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The Chemist Volume 86 | Number 1 printDownload (pdf)
ISSN 1945-0702
Challenges for Chemical Education: Engaging with Green Chemistry and Environmental Sustainability
John Hill1, David Devraj Kumar2, and Ranjit K. Verma3
1. La Trobe Institute of Molecular Sciences (LIMS), La Trobe University, Melbourne, Victoria 3086, Australia.
2. College of Education, Florida Atlantic University, 3200 College Avenue, Davie, Florida 33314, USA.
3. Department of Chemistry, Magadh University, Bodh Gaya 824324, India.

Abstract: Although sustainability is an abstract concept with many interpretations and ramifications and the metrics thereof are yet to be rationalized, it is becoming increasingly evident that the rapidly advancing degradation of the natural environment, coupled with excessive consumption of natural resources, is threatening the sustainability of humanity. This paper explores how chemistry and the chemical enterprise are progressing towards a sustainable chemistry philosophy and practice and it also explores the role which sustainable chemistry and, in particular, sustainable chemistry education have in engaging with the wider philosophy of environmental sustainability. It is relevant to note that although chemistry has recently been cited as being of importance in enabling transitions to environmental sustainability, as to how these can be achieved by strategically-structured and targeted chemical education programs has not been debated in the literature to date; hence this paper offers some pioneering suggestions in this context.

Key Words: Green chemistry, sustainability, chemical education, chemistry education.


Although sustainability is a contemporary concept of immense significance, it is an intangible abstract concept, a concise definition of which remains elusive. It essentially represents a paradigm shift in understanding the relationship between humanity and the environment and recognition that the present excessive demands of humanity on natural resources, coupled with excessive waste and pollution generation by human beings, constitute an unsustainable, stressed and threatened global environment. This has been brought into sharp focus over the past decade by increasing awareness of the consequences of global warming, believed to be due to increasing levels of greenhouse gases in the atmosphere derived from anthropogenic sources. However, although there are a number of global initiatives to reduce greenhouse gas emissions, there are by comparison limited initiatives underway to seriously address environmental sustainability. This may be due to a lack of a comprehensive theoretical framework for understanding ‘sustainable development’ and its multi-disciplinary complexities, since the range of published definitions is vague and it remains a contested topic, fraught with contradictions [1].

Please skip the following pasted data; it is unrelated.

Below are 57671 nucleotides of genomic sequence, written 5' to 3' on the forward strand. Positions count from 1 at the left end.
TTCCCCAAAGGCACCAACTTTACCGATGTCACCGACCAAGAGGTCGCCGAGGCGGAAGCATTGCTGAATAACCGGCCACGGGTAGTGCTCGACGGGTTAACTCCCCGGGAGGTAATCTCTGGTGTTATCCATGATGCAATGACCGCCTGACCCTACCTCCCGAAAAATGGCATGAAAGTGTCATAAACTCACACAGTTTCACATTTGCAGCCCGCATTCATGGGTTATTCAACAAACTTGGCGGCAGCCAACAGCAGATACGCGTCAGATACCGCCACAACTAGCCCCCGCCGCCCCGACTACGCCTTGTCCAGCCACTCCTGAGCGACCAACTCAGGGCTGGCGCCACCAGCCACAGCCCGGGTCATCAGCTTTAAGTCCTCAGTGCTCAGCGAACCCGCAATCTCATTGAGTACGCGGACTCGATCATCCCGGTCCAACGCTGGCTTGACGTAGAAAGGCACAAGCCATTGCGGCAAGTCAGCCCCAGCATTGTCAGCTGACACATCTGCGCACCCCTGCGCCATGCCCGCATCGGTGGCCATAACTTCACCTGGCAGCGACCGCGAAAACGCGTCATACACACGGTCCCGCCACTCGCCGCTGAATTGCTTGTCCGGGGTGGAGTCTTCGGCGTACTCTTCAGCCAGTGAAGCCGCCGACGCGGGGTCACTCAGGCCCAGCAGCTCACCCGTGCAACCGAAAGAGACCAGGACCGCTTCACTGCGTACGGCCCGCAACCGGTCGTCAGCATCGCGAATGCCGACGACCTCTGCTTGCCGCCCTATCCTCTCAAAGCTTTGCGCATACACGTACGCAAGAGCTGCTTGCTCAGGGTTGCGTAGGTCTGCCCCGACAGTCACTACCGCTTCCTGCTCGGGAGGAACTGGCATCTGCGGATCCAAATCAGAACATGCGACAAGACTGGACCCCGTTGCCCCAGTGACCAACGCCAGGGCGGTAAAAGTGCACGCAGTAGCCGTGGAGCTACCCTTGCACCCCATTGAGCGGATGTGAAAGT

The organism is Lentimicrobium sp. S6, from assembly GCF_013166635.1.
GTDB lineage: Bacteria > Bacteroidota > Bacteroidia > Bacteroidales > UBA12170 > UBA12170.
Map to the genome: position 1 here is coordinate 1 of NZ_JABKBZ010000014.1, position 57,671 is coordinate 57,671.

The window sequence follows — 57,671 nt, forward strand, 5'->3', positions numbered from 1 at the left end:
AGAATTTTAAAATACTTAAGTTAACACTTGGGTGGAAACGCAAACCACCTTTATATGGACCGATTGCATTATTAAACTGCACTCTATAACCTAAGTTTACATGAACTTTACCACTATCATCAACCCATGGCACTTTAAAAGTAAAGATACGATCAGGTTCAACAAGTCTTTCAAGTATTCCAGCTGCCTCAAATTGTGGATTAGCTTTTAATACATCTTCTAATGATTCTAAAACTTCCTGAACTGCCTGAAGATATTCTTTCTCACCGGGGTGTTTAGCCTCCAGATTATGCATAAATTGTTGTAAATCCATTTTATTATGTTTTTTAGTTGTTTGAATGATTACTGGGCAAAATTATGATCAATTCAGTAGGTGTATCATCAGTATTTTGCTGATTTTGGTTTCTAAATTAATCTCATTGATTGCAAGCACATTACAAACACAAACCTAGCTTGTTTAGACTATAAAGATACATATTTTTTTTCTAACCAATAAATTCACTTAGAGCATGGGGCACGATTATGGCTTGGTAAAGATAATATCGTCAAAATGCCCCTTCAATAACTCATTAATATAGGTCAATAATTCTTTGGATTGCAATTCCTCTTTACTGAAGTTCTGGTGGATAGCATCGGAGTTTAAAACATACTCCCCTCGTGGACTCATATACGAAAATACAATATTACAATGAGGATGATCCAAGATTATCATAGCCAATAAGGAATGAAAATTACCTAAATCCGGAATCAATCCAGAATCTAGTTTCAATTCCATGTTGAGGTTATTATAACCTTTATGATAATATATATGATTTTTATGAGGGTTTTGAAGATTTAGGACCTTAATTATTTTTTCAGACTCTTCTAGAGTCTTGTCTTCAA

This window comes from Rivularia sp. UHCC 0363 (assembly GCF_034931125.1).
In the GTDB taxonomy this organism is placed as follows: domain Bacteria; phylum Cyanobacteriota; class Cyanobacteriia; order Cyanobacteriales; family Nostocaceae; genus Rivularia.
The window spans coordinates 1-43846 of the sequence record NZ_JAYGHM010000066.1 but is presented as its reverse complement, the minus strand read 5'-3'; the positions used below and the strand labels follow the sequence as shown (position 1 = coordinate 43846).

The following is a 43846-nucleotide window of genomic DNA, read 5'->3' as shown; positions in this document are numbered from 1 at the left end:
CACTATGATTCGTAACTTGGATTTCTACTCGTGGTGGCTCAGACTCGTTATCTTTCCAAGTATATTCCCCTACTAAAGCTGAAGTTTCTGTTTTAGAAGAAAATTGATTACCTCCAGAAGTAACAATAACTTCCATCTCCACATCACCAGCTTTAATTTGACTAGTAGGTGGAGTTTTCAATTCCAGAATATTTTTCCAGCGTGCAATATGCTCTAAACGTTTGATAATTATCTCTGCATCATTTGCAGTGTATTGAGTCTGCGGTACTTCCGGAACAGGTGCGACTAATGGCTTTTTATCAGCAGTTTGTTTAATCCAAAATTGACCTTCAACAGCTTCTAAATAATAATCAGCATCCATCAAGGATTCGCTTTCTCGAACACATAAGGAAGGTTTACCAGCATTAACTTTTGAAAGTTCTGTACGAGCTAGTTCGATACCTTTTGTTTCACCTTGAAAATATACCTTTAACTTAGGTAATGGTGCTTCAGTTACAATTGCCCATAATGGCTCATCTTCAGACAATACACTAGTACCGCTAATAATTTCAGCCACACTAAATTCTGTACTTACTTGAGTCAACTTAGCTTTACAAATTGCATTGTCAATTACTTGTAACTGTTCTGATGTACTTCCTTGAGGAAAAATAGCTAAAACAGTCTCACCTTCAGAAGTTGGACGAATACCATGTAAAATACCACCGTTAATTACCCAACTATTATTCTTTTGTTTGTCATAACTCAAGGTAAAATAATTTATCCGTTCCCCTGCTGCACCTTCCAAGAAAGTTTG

Figure 1.  Concept framework of SNRMThe many definitions of sustainable development are largely benchmarked to the World Commission on Environment and Development (WCED) definition [2]: ‘maintaining the needs of the present generation without compromising the ability of future generations to meet their needs’. There is much debate on ‘what are the needs (and scale) of present generations’ in the context of the ‘haves’ and ‘have-nots’ disparity and ‘what are the needs (demands) of future generations’, as the global population continues to escalate and the ‘haves and have-nots’ divide widens. Furthermore, there is much concurrent debate on how simultaneous harmonization of the needs of humanity with the needs of the environment can be achieved. It is intuitively obvious that ‘sustainable development’, and hence ‘environmental sustainability’, are progressive objectives and that metrics of these concepts need to be established in conjunction with tangible and workable definitions.

In this context, Hill and Mustafa [3] have argued that sustainable development is essentially consistent with sustainable natural resource management (SNRM) that embraces several dimensions including ‘social’, ‘political’, ‘scientific’, ‘technological’, ‘economic’, ‘research, innovation and development’ and, most importantly, ‘education’, which collectively form a concept framework, as shown in Fig. 1.

Figure 2.  The IYC ‘themes’It emerges that since environmental degradation is largely due to the excessive needs of humanity, environmental sustainability is the responsibility of humanity, and thus sustainability education is of paramount importance [4]. Science education and chemical education in particular are crucial components of sustainability education [5] since the former informs and enables the climate change debate and the latter emphasizes how green chemistry and green chemical industries enhance the transition to environmental sustainability. Also, the UN declaration of 2011 as the International Year of Chemistry (IYC) [6] established a roadmap for the future of chemistry (and hence chemical education) by defining a series of ‘themes’, all of which relate to addressing the most critical problems facing humanity in the 21st century, as summarized in Fig. 2, of which ‘environmental sustainability’ is the primary theme.